Review: Big Thief, Palehound, Snail Mail @ Songbyrd 3.25.17

Big Thief

After catching eyes and ears at SXSW, Big Thief and Snail Mail met up with Palehound for one of the best tour lineups of the year. Saturday night at Songbyrd, the three talented bands played to a sold-out room.

Snail Mail, Lindsey Jordan’s brainchild, brought out their best unfiltered slacker tracks. Jordan’s wistful, emotive vocals were heard through drummer Ray Brown’s cymbal hits on “Habit.” Alex Bass’ chords changed swiftly under the rich, low-fi instrumentation of the band, all while Jordan played a never-ending guitar riff. On “Slug,” Snail Mail deliberately skipped beats, placing pauses in guitar strumming to add a punk rock level of drama. A rinse and repeat buildup sequence created an urgency to Jordan’s lyrics.

Palehound took over, beginning with just Ellen Kempner playing the eerie riff of “Drooler” on guitar, singing softly and intently. Bassist Larz Brogan and drummer Jesse Weiss came in with harsh rhythms, heavier than their studio tracks. Grinding electric riffs, vibrating bass and strong drums covered Kempner’s brooding words. In response, Kempner showed off her gifted vocalizations in the quick-paced “Molly,” the half-tempo bridge and rolling guitar riff prompting fans to dance.

“Our car just broke,” Kempner told the crowd, “Does anyone casually have antifreeze?”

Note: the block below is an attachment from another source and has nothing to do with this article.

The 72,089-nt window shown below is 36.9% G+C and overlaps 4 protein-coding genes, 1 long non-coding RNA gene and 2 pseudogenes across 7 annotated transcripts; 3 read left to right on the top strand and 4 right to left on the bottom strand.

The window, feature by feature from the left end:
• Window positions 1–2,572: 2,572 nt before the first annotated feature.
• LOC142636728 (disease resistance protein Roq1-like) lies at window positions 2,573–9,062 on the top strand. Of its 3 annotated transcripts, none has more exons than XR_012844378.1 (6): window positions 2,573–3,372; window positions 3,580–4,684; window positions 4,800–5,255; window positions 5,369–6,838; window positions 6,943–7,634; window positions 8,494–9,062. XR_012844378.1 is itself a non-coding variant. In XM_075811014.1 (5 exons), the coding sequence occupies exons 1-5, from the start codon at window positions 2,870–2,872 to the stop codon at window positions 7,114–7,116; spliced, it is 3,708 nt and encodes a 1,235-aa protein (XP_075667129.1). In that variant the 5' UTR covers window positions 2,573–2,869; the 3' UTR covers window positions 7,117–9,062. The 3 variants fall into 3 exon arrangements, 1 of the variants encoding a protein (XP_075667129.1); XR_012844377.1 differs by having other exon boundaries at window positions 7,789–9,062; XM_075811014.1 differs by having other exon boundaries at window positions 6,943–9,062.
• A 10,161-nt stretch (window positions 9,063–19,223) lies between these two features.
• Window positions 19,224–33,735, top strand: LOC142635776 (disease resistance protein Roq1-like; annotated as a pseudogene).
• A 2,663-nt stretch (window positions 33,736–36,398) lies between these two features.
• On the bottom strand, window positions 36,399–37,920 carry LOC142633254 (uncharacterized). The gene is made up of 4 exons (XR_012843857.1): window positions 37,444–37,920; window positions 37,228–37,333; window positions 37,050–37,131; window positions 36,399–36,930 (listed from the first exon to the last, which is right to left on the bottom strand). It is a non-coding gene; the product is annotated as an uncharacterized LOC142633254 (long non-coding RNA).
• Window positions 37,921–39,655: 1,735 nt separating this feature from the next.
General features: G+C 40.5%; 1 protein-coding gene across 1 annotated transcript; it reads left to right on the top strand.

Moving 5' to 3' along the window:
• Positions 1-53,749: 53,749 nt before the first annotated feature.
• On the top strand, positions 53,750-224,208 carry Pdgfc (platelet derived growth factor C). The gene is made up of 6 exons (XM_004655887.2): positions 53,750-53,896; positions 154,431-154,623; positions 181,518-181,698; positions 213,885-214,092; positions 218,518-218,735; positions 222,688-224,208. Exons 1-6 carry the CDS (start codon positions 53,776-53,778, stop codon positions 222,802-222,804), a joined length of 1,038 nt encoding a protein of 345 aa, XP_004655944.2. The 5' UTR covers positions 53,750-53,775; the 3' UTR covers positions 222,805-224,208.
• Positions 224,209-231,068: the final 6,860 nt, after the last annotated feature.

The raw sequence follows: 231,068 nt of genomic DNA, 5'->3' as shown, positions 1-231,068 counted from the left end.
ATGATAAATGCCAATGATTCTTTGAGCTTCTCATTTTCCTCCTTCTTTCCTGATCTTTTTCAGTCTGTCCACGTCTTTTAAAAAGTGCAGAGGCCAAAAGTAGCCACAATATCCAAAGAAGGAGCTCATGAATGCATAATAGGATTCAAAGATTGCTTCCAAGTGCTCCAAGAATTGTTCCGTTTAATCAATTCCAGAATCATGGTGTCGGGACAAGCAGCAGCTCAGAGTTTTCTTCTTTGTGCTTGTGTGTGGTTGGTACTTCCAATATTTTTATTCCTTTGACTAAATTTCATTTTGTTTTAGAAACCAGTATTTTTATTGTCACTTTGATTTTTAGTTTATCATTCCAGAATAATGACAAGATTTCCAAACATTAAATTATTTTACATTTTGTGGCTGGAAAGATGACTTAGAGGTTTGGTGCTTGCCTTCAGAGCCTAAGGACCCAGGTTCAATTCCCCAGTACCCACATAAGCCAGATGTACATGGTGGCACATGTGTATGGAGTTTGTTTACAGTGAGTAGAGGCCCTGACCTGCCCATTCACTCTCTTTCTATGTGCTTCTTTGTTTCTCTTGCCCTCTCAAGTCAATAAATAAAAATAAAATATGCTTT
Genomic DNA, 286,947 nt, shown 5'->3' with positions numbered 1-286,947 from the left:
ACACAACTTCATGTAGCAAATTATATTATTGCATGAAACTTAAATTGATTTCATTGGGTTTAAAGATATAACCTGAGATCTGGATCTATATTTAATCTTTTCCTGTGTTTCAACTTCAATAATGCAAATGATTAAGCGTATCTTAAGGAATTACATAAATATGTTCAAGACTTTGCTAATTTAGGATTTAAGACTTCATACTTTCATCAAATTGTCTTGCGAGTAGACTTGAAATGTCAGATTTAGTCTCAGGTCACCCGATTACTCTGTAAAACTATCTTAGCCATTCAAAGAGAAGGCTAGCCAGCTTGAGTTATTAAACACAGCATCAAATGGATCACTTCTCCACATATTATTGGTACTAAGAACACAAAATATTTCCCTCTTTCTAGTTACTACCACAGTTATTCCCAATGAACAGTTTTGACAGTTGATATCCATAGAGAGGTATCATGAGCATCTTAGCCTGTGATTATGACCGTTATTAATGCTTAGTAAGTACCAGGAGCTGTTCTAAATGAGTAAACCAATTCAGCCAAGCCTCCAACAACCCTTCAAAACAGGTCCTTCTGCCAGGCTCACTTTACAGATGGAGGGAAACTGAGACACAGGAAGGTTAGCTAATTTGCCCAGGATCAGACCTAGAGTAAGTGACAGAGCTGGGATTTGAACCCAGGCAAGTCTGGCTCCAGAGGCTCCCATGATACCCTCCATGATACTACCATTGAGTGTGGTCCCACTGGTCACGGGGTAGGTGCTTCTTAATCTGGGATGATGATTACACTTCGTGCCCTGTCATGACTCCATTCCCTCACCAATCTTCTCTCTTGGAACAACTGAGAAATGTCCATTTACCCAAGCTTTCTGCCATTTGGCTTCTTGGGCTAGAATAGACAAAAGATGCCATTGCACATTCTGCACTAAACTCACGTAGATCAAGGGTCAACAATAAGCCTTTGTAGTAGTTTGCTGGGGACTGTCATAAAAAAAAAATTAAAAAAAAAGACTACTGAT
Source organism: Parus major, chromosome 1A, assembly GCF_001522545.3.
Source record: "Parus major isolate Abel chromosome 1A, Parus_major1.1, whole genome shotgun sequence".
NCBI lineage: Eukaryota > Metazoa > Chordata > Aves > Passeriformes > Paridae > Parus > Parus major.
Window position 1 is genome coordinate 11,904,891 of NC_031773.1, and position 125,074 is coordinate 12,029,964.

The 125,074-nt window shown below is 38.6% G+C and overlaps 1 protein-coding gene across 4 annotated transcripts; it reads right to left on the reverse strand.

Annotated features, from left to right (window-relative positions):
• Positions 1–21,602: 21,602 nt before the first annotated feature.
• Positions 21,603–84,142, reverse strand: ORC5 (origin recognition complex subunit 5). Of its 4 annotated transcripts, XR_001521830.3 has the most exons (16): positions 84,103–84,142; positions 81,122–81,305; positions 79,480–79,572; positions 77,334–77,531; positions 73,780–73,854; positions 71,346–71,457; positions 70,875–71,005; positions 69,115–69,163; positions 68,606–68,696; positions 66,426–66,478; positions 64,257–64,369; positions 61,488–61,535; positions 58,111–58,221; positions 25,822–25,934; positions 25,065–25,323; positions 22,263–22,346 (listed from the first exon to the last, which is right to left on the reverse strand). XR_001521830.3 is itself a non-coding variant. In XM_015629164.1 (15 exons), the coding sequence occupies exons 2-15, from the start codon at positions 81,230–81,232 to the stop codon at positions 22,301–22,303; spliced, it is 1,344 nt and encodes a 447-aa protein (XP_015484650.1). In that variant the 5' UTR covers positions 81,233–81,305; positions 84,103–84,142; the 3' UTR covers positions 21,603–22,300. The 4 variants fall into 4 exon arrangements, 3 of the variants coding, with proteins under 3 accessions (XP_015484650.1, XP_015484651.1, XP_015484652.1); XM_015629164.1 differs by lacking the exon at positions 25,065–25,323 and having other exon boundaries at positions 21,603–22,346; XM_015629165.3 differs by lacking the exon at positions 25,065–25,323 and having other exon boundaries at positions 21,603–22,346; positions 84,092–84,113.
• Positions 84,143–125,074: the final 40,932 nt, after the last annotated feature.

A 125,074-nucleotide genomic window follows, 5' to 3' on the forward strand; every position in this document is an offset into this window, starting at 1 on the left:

A stunning rendition of “Easy” slowed things down. Buzzing lo-fi guitar darkened the chorus, adding another layer to the mix. The fast scaling riff on the bridge, paired with a rasp in Kempner’s strong vocals, was a great contrast against a tempo-steady interlude. Jordan and Big Thief’s Adrianne Lenker danced near the stage, lip-syncing to their favorite tracks.

Palehound played some new ones, upbeat and demanding songs that still contained Kempner’s unique mix of instrumentals and addicting poetry. She told the crowd that the new LP will be released in a few months.

“I can’t say an exact time. It’s a Gemini, just like me,” Kempner said.

Lenker snuck up onto the stage with two guitars, ready to perform to the focused crowd. She launched right into a solo track, pristine and tender vocals dancing between her guitar melody that told its own story. Guitarist Buck Meek and bassist Max Oleartchik knelt as Lenker sang the vivid song.

The crowd cheered when Lenker’s faint, stirring riff signaled the start of “Vegas.” A thunder of vibrating bass trailed behind while the drum caught onto the rhythm. The chorus gave way to a clash of high notes from Meek’s guitar and Lenker’s chord progression matched up with her musical partner’s.

The delicate humming that narrated “Parallel” flowed from Lenker. A careful snare rhythm flitted through, James Krivchenia’s jazzy line heightening the psychedelic, resonating tones of Meek’s guitar. Lenker’s soulful singing on “Real Love” alternated peacefully with wavy drum hits and loud, heavy riff progressions. Oleartchik and Meek drew the melodies back together into the clamorous, somewhat shredded end. The crowd cheered over the instrumentation, creating a sensational and dramatic atmosphere.

The guitar tones drifted straight into the title track of the band’s latest LP, Masterpiece. Meek, with Thom Yorke-like motions, strummed facing Lenker’s frets. They carried the crowd’s attention as she poured emotional verses out through the microphones. On “Humans,” Lenker’s raw and open vocalizations manifested into genuine screams, which she let out away from the mic, in between verses.

What really was a tripleheader show ended with Big Thief’s resonate and strong instrumentation, the pared-down ending showing that Lenker and Meek can be delicate and beautifully fragile while powerful.